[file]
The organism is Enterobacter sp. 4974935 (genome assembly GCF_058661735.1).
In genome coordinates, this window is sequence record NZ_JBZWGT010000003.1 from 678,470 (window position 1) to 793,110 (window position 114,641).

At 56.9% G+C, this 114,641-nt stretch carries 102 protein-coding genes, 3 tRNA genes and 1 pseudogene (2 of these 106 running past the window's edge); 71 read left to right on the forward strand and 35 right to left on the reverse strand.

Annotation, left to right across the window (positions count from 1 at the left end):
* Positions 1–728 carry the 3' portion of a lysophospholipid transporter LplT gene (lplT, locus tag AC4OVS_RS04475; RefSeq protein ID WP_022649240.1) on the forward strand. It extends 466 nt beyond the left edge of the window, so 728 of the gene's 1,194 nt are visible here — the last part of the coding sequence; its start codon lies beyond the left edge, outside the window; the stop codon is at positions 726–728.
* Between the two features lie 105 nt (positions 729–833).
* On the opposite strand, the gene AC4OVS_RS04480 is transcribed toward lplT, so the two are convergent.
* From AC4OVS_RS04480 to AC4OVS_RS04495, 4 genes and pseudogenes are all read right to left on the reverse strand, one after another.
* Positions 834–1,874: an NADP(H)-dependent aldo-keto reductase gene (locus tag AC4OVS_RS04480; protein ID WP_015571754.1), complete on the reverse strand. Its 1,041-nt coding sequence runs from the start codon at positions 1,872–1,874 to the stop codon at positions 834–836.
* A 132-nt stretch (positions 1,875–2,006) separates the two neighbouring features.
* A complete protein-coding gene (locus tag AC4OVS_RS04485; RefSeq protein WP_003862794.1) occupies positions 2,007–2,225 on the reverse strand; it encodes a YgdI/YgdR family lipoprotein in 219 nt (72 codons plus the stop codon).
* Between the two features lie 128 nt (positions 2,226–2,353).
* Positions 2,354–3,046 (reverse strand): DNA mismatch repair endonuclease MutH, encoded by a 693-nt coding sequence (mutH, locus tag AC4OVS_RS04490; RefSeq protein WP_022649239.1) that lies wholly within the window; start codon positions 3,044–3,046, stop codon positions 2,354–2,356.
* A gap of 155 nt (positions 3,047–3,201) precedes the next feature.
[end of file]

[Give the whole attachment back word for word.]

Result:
The organism is Enterobacter sp. 4974935 (genome assembly GCF_058661735.1).
In genome coordinates, this window is sequence record NZ_JBZWGT010000003.1 from 678,470 (window position 1) to 793,110 (window position 114,641).

At 56.9% G+C, this 114,641-nt stretch carries 102 protein-coding genes, 3 tRNA genes and 1 pseudogene (2 of these 106 running past the window's edge); 71 read left to right on the forward strand and 35 right to left on the reverse strand.

Annotation, left to right across the window (positions count from 1 at the left end):
* Positions 1–728 carry the 3' portion of a lysophospholipid transporter LplT gene (lplT, locus tag AC4OVS_RS04475; RefSeq protein ID WP_022649240.1) on the forward strand. It extends 466 nt beyond the left edge of the window, so 728 of the gene's 1,194 nt are visible here — the last part of the coding sequence; its start codon lies beyond the left edge, outside the window; the stop codon is at positions 726–728.
* Between the two features lie 105 nt (positions 729–833).
* On the opposite strand, the gene AC4OVS_RS04480 is transcribed toward lplT, so the two are convergent.
* From AC4OVS_RS04480 to AC4OVS_RS04495, 4 genes and pseudogenes are all read right to left on the reverse strand, one after another.
* Positions 834–1,874: an NADP(H)-dependent aldo-keto reductase gene (locus tag AC4OVS_RS04480; protein ID WP_015571754.1), complete on the reverse strand. Its 1,041-nt coding sequence runs from the start codon at positions 1,872–1,874 to the stop codon at positions 834–836.
* A 132-nt stretch (positions 1,875–2,006) separates the two neighbouring features.
* A complete protein-coding gene (locus tag AC4OVS_RS04485; RefSeq protein WP_003862794.1) occupies positions 2,007–2,225 on the reverse strand; it encodes a YgdI/YgdR family lipoprotein in 219 nt (72 codons plus the stop codon).
* Between the two features lie 128 nt (positions 2,226–2,353).
* Positions 2,354–3,046 (reverse strand): DNA mismatch repair endonuclease MutH, encoded by a 693-nt coding sequence (mutH, locus tag AC4OVS_RS04490; RefSeq protein WP_022649239.1) that lies wholly within the window; start codon positions 3,044–3,046, stop codon positions 2,354–2,356.
* A gap of 155 nt (positions 3,047–3,201) precedes the next feature.